Lenalidomide, like thalidomide, can be taken orally. It is generally dosed at 25mg per day. Clinical trials have studied doses between 5mg and 50mg per day. Lenalidomide can cause reversible myelosuppression, but unlike thalidomide does not �generally lead to constipation, somnolence or peripheral neuropathy.(25) In addition, lenalidomide appears to lack the teratogenic properties of thalidomide.(26) Similar to thalidomide, deep vein thrombosis has emerged as an important toxicity. The rate of thrombosis is 10-15% when lenalidomide is used in combination with dexamethasone, as compared with 2-3% with lenalidomide monotherapy.(27)

Clinical trials have studied the efficacy of �lenalidomide in both relapsed/refractory and newly diagnosed MM. Two phase III studies (the US-based MM-009 and Euopean MM-010) evaluated the combination of lenalidomide and dexamethasone in relapsed/refractory MM. Preliminary results were similar, with response rates around 50%, compared with 18-30% for dexamethasone alone.(28) Based on these studies, lenalidomide was FDA approved in June 2006 for the treatment of MM relapsing after one line of prior therapy.

For patients with newly diagnosed MM, a phase II trial using lenalidomide plus dexamethasone was recently reported in 34 patients. Thirty-one of 34 patients achieved an objective response, including two complete responses. Two phase III trials of lenalidomide with dexamethasone in newly diagnosed MM patients are currently underway.

Bortezomib
Bortezomib is a first-in-class 26S proteasome inhibitor.

The proteasome is normally responsible for the enzymatic degradation of ubiquitinated proteins. Bortezomib disrupts this process by selectively, but reversibly, binding to the 20S catalytic domain of the proteasome, inhibiting its activity.(29) Inhibition of this protease affects many different signalling pathways, including those for transcriptional regulation, response to stress and receptor function.(30,31) Among the proteins affected, I-κB (inhibitor of nuclear factor-kappa B) and p53 levels accumulate, which may promote cellular apoptosis.(32-34)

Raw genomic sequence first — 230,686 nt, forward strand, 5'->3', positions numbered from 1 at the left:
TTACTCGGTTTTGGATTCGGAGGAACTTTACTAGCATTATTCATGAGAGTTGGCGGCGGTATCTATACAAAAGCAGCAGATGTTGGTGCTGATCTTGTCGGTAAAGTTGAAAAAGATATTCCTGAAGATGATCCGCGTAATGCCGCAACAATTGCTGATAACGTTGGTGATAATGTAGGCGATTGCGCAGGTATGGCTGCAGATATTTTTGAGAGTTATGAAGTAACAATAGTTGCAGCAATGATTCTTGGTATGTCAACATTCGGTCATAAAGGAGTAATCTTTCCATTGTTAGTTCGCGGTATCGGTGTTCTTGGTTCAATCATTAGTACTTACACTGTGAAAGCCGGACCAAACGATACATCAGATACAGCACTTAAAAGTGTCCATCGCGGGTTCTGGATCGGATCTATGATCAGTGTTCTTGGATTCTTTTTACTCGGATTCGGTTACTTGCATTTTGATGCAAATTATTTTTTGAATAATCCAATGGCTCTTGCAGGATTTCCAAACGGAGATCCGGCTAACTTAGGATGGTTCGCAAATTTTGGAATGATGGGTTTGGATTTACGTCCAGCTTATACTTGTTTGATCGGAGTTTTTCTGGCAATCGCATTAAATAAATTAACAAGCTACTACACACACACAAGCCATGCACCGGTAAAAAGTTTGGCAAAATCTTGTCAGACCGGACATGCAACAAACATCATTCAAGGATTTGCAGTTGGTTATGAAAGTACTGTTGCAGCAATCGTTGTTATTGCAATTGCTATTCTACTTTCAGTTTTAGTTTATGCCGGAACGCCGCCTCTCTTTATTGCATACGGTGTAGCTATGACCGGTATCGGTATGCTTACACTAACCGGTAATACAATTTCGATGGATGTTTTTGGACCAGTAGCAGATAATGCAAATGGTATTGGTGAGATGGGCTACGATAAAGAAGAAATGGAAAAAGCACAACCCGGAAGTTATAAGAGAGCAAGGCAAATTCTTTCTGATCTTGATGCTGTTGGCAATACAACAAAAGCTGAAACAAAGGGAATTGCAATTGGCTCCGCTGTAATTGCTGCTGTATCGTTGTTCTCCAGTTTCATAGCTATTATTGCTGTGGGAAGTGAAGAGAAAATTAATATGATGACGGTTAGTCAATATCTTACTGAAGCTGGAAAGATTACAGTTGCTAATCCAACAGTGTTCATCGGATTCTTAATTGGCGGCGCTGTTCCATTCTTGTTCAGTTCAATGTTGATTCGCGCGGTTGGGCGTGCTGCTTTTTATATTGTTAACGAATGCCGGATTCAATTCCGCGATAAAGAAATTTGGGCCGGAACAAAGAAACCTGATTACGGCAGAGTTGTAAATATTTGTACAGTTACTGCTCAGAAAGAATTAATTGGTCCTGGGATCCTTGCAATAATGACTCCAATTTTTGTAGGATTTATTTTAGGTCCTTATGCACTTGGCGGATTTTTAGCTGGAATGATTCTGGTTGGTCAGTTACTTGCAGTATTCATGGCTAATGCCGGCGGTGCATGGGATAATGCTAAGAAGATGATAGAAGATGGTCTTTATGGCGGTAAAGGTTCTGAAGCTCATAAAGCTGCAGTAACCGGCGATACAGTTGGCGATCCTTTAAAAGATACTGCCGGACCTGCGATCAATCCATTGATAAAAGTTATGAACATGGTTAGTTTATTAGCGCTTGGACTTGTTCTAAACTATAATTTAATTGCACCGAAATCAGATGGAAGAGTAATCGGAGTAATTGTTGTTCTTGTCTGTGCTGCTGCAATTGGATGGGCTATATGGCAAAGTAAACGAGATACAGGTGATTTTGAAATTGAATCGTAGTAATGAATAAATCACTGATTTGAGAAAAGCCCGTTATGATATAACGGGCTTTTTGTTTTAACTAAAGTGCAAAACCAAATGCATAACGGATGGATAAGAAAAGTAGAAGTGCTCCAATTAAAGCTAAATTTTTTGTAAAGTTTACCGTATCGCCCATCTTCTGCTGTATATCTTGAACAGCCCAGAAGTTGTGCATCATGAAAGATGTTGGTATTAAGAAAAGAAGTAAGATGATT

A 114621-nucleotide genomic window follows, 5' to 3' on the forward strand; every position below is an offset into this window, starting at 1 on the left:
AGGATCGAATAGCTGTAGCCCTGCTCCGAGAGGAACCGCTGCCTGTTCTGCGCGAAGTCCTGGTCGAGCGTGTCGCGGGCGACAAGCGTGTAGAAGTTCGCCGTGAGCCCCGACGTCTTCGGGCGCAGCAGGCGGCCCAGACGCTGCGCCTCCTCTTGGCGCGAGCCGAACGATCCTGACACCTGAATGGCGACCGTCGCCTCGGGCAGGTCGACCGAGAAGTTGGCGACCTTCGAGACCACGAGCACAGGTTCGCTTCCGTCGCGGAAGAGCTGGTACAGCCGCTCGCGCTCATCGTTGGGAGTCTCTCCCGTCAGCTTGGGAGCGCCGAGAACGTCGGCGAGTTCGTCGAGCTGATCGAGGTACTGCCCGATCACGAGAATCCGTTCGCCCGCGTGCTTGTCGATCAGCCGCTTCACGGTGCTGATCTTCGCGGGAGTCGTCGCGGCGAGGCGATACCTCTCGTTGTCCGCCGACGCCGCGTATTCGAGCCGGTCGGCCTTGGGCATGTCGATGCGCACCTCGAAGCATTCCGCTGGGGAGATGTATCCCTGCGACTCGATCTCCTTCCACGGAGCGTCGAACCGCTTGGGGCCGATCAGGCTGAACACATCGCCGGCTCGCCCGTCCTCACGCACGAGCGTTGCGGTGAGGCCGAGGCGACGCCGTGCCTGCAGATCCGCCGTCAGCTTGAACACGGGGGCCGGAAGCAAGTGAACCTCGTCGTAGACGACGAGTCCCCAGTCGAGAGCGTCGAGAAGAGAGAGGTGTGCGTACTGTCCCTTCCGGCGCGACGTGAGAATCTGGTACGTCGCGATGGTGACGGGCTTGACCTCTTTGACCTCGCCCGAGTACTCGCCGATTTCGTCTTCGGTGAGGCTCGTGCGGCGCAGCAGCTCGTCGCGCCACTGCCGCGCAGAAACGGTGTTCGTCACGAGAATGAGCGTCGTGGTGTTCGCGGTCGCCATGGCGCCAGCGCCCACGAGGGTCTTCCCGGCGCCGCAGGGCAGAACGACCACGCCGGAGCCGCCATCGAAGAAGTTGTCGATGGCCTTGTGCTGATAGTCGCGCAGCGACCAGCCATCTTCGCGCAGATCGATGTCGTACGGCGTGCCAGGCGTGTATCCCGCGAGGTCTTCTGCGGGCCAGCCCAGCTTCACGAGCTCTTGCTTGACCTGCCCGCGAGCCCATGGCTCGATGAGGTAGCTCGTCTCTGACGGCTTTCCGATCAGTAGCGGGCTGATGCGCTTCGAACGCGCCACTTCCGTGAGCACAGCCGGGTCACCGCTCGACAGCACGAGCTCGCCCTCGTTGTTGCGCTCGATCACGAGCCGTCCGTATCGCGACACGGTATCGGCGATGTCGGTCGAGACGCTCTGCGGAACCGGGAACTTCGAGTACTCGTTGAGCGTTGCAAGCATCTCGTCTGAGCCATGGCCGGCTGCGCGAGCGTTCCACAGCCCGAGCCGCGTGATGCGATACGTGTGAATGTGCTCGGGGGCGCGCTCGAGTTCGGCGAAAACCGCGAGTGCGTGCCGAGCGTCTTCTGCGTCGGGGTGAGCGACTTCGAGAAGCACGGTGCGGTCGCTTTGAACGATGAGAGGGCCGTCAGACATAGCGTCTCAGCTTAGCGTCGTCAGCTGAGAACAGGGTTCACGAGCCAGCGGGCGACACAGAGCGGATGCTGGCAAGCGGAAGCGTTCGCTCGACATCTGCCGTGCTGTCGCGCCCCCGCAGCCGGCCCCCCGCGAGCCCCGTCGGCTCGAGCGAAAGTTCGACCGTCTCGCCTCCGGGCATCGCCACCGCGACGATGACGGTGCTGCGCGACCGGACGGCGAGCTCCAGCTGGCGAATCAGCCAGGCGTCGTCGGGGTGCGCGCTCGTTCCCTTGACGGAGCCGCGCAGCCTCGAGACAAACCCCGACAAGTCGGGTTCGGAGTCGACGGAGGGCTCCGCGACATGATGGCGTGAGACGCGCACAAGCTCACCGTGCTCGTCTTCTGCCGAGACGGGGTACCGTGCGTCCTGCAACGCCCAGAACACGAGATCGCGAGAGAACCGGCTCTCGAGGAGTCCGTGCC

Bortezomib is delivered intravenously, typically at a dose of 1.3mg/m(2), twice weekly for two weeks on days 1, 4, 8 and 11. In phase I trials bortezomib caused dose-limiting diarrhoea and sensory neurotoxicity.(35) Peripheral neuropathy is often painful in nature and develops in 30% of patients. Thrombocytopenia (platelet count <50,000) also develops in almost one-third of patients treated. Dose reductions to 1.0mg/m(2) or 0.7mg/m(2) may be required.(36)

A phase II study evaluated bortezomib in 193 patients with relapsed/refractory MM. The overall response rate was 35% with a median overall survival of 17 months. Responses were durable (median of 12.7 months), and median time to progression was seven months versus a median of three months with the last prior therapy.(37) In another phase II trial patients were randomised to 1.3mg/m(2) or 1.0mg/m(2) of bortezomib, with dexamethasone added for progressive disease. Overall response rate was greater in the high-dose arm (50% vs 33%).(38) Based on the success of these trials, bortezomib was FDA approved for the treatment of relapsed and refractory myeloma in 2003. This was followed by a phase III trial of bortezomib versus high-dose dexamethasone in patients with relapsed/refractory MM, showing a similar response rate of 38% for bortezomib versus 18% with high-dose dexamethasone, with a median overall survival of 29.8 months.(39) This study led to the FDA approval of bortezomib in patients with first relapse in 2005.

Bortezomib has also been studied in newly diagnosed patients with MM. A study reported by our group in 32 newly diagnosed patients who received one to eight cycles of bortezomib monotherapy until disease progression or unacceptable toxicity,demonstrated an overall response rate of 45% with one complete response and 11 partial responses.(40) An updated analysis in 66 patients revealed an overall response rate (CR and PR) of 40% with 10% CR.(41) Toxicity proved modest, and the benefit of a steroid-sparing approach was apparent. Neuropathy was a challenge with a higher than anticipated baseline rate of underlying peripheral neuropathy in newly diagnosed and previously untreated patients observed. Treatment-emergent neuropathy was almost entirely mild to moderate, proving manageable and reversible with dose reduction, the use of supportive medications and completion of therapy. Combination approaches with steroids, IMiDs and cytotoxic chemotherapy have been especially promising, with high CR rates observed (between 20% and 35%) that have proven durable and a tolerable side-effect profile.(42-45)

Conclusion
The recent understanding of molecular pathways and of the key role of the microenvironmental interactions involved in the pathogenesis of MM has led to the development of novel therapeutics with specific antimyeloma activity.

Rapid translation of laboratory data to clinical trials has led to the FDA approval of thalidomide, lenalidomide and bortezomib for relapsed and refractory and newly diagnosed MM. Ongoing trials will study the efficacy of modulating other unique targets in MM, including heat shock protein inhibitors, histone deacetylase inhibitors and Akt-inhibitors as part of a new paradigm of therapies that target both MM and its microenvironment, with the goal of developing less toxic and more active treatments to further improve patient outcome.